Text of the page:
METHODS: A cross-sectional survey of men attending antenatal care with their partners at three London Maternity Units. We assessed level of pregnancy planning using the partner version of the London Measure of Unplanned Pregnancy (LMUP), preconception health behaviours, and whether they had sought information and health professional advice before conception.
MAIN RESULTS: We recruited 573 men (91% response rate). Mean age was 34 years, 86% were in employment or full time education and 66% had a degree. Half were overweight or obese, 16% were still smoking and 79% had consumed alcohol in the three months before conception. Of 250 men answering questions about medication, a third were taking medication with potentially adverse effects on male reproductive health, while 23% reported taking pre-pregnancy vitamins. 46.9% had looked at information about pregnancy from a variety of sources, including online, before their partner became pregnant. Assessed by the LMUP, 74% of pregnancies were planned. Male 'planners' were more likely than other men to reduce smoking, reduce alcohol consumption and to eat more healthily in preparation for pregnancy. However, 57% took no action to improve their health.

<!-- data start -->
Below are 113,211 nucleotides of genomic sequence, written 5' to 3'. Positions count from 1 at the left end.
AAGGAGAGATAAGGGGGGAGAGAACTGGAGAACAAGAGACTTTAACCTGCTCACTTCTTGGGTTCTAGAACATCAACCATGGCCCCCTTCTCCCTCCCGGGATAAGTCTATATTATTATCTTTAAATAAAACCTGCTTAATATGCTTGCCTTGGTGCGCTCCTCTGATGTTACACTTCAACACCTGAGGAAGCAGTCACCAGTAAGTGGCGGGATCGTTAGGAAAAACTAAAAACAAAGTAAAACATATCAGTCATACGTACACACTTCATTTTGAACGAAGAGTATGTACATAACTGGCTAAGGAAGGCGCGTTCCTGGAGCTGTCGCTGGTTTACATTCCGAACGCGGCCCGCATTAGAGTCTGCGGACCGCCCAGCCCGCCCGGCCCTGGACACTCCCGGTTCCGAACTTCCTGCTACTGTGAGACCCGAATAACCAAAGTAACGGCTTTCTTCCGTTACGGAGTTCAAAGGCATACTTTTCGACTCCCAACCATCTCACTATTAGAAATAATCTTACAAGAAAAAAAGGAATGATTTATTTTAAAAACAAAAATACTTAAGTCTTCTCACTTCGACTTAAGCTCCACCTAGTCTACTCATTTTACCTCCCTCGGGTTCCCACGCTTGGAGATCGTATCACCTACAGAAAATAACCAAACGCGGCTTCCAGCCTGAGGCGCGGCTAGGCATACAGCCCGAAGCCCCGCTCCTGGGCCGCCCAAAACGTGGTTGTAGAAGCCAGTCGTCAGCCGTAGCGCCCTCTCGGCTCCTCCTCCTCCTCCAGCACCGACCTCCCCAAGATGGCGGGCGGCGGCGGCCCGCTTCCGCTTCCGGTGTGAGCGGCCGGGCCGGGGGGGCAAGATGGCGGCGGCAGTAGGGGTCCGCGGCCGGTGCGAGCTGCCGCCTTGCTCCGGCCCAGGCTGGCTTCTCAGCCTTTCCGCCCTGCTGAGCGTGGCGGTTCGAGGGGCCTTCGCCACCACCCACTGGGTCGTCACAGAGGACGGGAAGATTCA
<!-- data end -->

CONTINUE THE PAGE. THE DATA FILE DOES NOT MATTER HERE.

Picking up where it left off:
SIGNIFICANCE OF THE FINDINGS: In a sample of relatively educated men accompanying their partners on an antenatal visit, nearly half had made at least one positive health behaviour change before pregnancy, but half were overweight or obese and a third were on medication that could impair male reproductive health. These findings, together with a high prevalence of alcohol consumption and smoking, indicate the need for greater paternal preconception health awareness and care. Innovative ways to promote positive messages about fatherhood, including medication review as part of preconception care, should be evaluated for impact on improving paternal reproductive health and pregnancy and neonatal outcomes.